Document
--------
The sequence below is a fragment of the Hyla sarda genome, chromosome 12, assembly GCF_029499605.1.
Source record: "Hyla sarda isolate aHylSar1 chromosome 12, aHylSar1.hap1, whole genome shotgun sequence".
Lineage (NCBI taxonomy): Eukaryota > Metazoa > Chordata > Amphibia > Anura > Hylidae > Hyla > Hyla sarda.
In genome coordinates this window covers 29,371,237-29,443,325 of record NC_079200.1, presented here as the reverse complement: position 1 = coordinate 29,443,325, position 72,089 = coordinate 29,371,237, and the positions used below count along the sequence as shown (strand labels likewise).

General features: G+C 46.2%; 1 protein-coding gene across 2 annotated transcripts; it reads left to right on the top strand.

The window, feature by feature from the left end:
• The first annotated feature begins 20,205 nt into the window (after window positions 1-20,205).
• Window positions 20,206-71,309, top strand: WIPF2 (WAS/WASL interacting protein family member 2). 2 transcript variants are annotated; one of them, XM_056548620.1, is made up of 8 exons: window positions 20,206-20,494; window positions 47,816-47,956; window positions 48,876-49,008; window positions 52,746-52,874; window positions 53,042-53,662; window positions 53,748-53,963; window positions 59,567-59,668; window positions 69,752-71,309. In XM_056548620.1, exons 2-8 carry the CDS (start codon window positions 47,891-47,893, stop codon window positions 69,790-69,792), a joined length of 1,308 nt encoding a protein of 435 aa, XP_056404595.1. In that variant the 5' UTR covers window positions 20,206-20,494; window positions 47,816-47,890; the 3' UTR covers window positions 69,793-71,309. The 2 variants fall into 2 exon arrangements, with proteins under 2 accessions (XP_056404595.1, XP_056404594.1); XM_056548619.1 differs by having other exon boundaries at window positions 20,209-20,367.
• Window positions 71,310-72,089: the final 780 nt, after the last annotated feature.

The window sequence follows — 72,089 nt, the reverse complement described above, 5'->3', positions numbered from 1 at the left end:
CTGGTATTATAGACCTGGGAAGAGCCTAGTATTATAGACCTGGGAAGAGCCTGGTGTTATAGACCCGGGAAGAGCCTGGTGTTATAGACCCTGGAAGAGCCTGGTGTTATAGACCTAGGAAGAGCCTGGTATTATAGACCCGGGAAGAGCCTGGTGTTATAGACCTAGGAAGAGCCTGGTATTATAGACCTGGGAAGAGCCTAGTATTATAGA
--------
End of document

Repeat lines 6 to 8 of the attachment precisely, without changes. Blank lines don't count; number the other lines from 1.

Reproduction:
The window, feature by feature from the left end:
• The first annotated feature begins 20,205 nt into the window (after window positions 1-20,205).
• Window positions 20,206-71,309, top strand: WIPF2 (WAS/WASL interacting protein family member 2). 2 transcript variants are annotated; one of them, XM_056548620.1, is made up of 8 exons: window positions 20,206-20,494; window positions 47,816-47,956; window positions 48,876-49,008; window positions 52,746-52,874; window positions 53,042-53,662; window positions 53,748-53,963; window positions 59,567-59,668; window positions 69,752-71,309. In XM_056548620.1, exons 2-8 carry the CDS (start codon window positions 47,891-47,893, stop codon window positions 69,790-69,792), a joined length of 1,308 nt encoding a protein of 435 aa, XP_056404595.1. In that variant the 5' UTR covers window positions 20,206-20,494; window positions 47,816-47,890; the 3' UTR covers window positions 69,793-71,309. The 2 variants fall into 2 exon arrangements, with proteins under 2 accessions (XP_056404595.1, XP_056404594.1); XM_056548619.1 differs by having other exon boundaries at window positions 20,209-20,367.